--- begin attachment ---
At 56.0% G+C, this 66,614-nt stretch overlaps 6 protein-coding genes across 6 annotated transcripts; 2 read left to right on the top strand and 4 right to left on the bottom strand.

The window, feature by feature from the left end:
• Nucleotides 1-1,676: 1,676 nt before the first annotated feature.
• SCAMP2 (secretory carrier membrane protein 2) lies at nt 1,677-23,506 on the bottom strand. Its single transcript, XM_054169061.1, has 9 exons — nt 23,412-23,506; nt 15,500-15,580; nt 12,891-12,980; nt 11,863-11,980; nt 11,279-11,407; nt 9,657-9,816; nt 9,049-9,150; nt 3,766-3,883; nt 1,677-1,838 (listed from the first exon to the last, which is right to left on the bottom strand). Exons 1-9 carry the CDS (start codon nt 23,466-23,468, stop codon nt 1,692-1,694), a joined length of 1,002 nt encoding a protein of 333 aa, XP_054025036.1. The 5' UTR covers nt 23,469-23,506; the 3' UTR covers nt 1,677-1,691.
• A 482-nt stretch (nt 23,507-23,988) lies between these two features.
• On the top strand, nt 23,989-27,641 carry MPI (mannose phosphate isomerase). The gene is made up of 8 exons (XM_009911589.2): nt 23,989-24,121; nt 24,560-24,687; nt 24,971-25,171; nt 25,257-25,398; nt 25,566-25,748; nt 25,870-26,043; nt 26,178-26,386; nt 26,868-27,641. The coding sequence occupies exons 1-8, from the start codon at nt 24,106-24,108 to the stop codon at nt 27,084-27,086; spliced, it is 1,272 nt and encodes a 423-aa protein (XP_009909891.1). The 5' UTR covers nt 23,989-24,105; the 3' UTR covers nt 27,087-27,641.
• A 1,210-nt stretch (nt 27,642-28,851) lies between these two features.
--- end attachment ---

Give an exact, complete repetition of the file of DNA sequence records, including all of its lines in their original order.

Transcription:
At 56.0% G+C, this 66,614-nt stretch overlaps 6 protein-coding genes across 6 annotated transcripts; 2 read left to right on the top strand and 4 right to left on the bottom strand.

The window, feature by feature from the left end:
• Nucleotides 1-1,676: 1,676 nt before the first annotated feature.
• SCAMP2 (secretory carrier membrane protein 2) lies at nt 1,677-23,506 on the bottom strand. Its single transcript, XM_054169061.1, has 9 exons — nt 23,412-23,506; nt 15,500-15,580; nt 12,891-12,980; nt 11,863-11,980; nt 11,279-11,407; nt 9,657-9,816; nt 9,049-9,150; nt 3,766-3,883; nt 1,677-1,838 (listed from the first exon to the last, which is right to left on the bottom strand). Exons 1-9 carry the CDS (start codon nt 23,466-23,468, stop codon nt 1,692-1,694), a joined length of 1,002 nt encoding a protein of 333 aa, XP_054025036.1. The 5' UTR covers nt 23,469-23,506; the 3' UTR covers nt 1,677-1,691.
• A 482-nt stretch (nt 23,507-23,988) lies between these two features.
• On the top strand, nt 23,989-27,641 carry MPI (mannose phosphate isomerase). The gene is made up of 8 exons (XM_009911589.2): nt 23,989-24,121; nt 24,560-24,687; nt 24,971-25,171; nt 25,257-25,398; nt 25,566-25,748; nt 25,870-26,043; nt 26,178-26,386; nt 26,868-27,641. The coding sequence occupies exons 1-8, from the start codon at nt 24,106-24,108 to the stop codon at nt 27,084-27,086; spliced, it is 1,272 nt and encodes a 423-aa protein (XP_009909891.1). The 5' UTR covers nt 23,989-24,105; the 3' UTR covers nt 27,087-27,641.
• A 1,210-nt stretch (nt 27,642-28,851) lies between these two features.